Land of opportunity

PUBLISHED : Friday, 11 March, 2011, 12:00am
UPDATED : Friday, 11 March, 2011, 12:00am

The government's latest pledge to increase land supply did little to dampen the residential property market. Sellers are regaining confidence and raising asking prices again, while more buyers are returning to the market. Buying sentiment remains robust, especially in the luxury sector due to a scarcity of developments.

No drastic policy measures were introduced by Financial Secretary John Tsang Chun-wah in his annual budget speech, other than the promise to sell more residential land this year and beyond. This moderate approach has relieved some concerns about further government intervention in the short term to combat property prices, although some analysts say it is still premature to judge the real impact from a faster pace of land sales. Wong Leung-sing, associate research director at Centaline Property Agency, says the budget has announced nothing new except for the government's established policy of increasing land supply to help the market's stable development.

'It is great to see that the government has not brought in any heavy policy measures to interfere with the market's operation. This is good news for the market. The budget speech is going to have a positive effect on the property sector,' he says.

For the fiscal year starting April 1, 18 new residential sites located at Ho Man Tin, Tuen Mun, Tseung Kwan O, Ap Lei Chau, North Point and Sha Tin are being injected into this year's programme. In effect, together with 34 sites rolled over from last year's application list, there will be 52 plots of land for sale.

All these sites will provide about 16,000 flats, including about 3,000 small and medium-sized flats to be sold by tender, an increase of 70 per cent from the estimated 9,000 flats made available in the previous fiscal year. Together with projects above several MTR stations and some redevelopment sites, housing land will provide 30,000 to 40,000 private flats, far exceeding the annual average target of 20,000 flats, according to the government.

It is, however, uncertain how many of the sites will go on sale eventually. Under the application list system, sites are triggered for sale when a developer promises to pay a floor price considered 'fair and acceptable' by the government.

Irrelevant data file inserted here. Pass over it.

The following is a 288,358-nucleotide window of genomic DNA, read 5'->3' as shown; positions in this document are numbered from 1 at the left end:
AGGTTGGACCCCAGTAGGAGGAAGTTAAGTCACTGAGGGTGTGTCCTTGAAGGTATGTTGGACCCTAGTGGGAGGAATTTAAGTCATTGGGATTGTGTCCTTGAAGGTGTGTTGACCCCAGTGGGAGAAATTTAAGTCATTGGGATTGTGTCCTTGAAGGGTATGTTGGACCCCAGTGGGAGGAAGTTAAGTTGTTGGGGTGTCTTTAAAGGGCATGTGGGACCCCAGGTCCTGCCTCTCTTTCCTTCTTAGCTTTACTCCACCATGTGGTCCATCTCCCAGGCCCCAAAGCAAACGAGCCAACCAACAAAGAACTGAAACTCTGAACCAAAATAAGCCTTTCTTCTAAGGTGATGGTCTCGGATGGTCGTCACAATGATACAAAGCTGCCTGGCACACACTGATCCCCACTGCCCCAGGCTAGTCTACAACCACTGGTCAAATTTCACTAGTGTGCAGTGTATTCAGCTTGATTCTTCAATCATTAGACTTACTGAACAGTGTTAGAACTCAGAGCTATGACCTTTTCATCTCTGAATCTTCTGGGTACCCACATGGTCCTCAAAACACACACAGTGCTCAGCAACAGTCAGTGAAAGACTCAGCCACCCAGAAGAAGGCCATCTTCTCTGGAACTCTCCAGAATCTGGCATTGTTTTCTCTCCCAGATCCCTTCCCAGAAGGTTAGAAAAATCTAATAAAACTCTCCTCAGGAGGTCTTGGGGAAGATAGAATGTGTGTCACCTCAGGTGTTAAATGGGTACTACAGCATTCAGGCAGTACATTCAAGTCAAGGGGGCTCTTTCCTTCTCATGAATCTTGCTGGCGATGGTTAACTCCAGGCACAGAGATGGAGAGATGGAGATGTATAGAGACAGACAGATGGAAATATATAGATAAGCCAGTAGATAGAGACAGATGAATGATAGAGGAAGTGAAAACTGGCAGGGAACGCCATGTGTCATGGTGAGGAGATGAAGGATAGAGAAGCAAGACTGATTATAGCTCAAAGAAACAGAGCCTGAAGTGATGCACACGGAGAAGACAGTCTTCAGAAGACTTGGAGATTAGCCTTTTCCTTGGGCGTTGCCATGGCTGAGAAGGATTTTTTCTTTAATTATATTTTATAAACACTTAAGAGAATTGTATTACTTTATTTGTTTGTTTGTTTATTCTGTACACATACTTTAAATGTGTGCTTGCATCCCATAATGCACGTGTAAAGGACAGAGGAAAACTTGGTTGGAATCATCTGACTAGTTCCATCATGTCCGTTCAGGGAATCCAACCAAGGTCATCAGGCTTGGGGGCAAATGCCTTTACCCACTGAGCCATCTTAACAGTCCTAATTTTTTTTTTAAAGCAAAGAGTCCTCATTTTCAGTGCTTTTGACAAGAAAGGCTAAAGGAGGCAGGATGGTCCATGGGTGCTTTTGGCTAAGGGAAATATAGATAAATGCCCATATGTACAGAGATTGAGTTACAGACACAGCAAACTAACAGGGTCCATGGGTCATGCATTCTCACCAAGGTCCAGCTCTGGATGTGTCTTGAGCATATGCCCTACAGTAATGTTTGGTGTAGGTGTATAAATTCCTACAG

In a show of determination to put its words into action, the government will initiate auctions or tenders for four sites, rather than wait for a developer to trigger a sale. It will also put up for sale by tender five sites in addition to those on the list. As a kick-start, two Hung Hom sites - 5-23 Lee Kung Street and the site at the junction of Bulkeley Street and Gillies Avenue South - will be scheduled for tender in April, making them the first to be put into the market to provide small and medium-sized flats in urban Kowloon. The government also plans to auction another Hung Hom site, the ex-Customs and Excise Service married quarters at Ko Shan Road, in April.

Residential prices in Hong Kong have jumped by more than 50 per cent in the past two years as a result of extremely low interest rates, a strong economy and an influx of hot money. This has raised worries about a property bubble and prompted government measures to cool the market, including increasing land supply, removing property from the investment immigration scheme and introducing extra stamp duties to curb speculation.

There were signs of a pick-up in home sales, especially in the primary market, as developers released more new projects after the budget speech. Sellers have also become more aggressive in pricing their properties.

'Homebuyers are keener to snap up properties in anticipation of further price increases. This is particularly true in the luxury property sector, where prices are expected to rally further,' Wong says. 'There is strong demand from local buyers and end-users. The market is set to grow healthily and steadily.'

Buggle Lau Ka-fai, chief analyst at Midland Realty, says an increase in land supply will exert minimal effect on the luxury sector, as the bulk of new land is located in the New Territories and designated for small and medium-sized flats. More importantly, the luxury sector is supported by local cash-rich buyers and international and mainland investors looking for the best possible returns amid concerns about the depreciation of the United States dollar and low interest rates across the globe.

Lau, however, points out that it is too early to assess the real impact of the revised land sales strategy given the uncertainty over how far the government may go in stepping up the programme.

'Some people consider the promise to increase land supply is as futile as fetching water from far away to put out a fire that is burning next door because the flats cannot be completed overnight. But we need to look at the whole picture. Every time a decent size of land goes on sale, the market is taking it as a barometer on how developers view the future and where prices may go,' he says.

While the application list system is designed to provide a land bank for developers to meet their own needs in a timely manner, it is developers who hold the trigger. The government has a passive role, which could be partly responsible for the drastic reduction in land supply over the past decade.

'The application list system has a big role to play in stabilising the property market,' Lau says.

'The government is trying hard to maintain a flexible land sales programme by partially resuming sales through auctions and tenders. This is a good approach, giving itself more flexibility to respond to unexpected and abrupt market changes, particularly those in relation to problems elsewhere around the world.'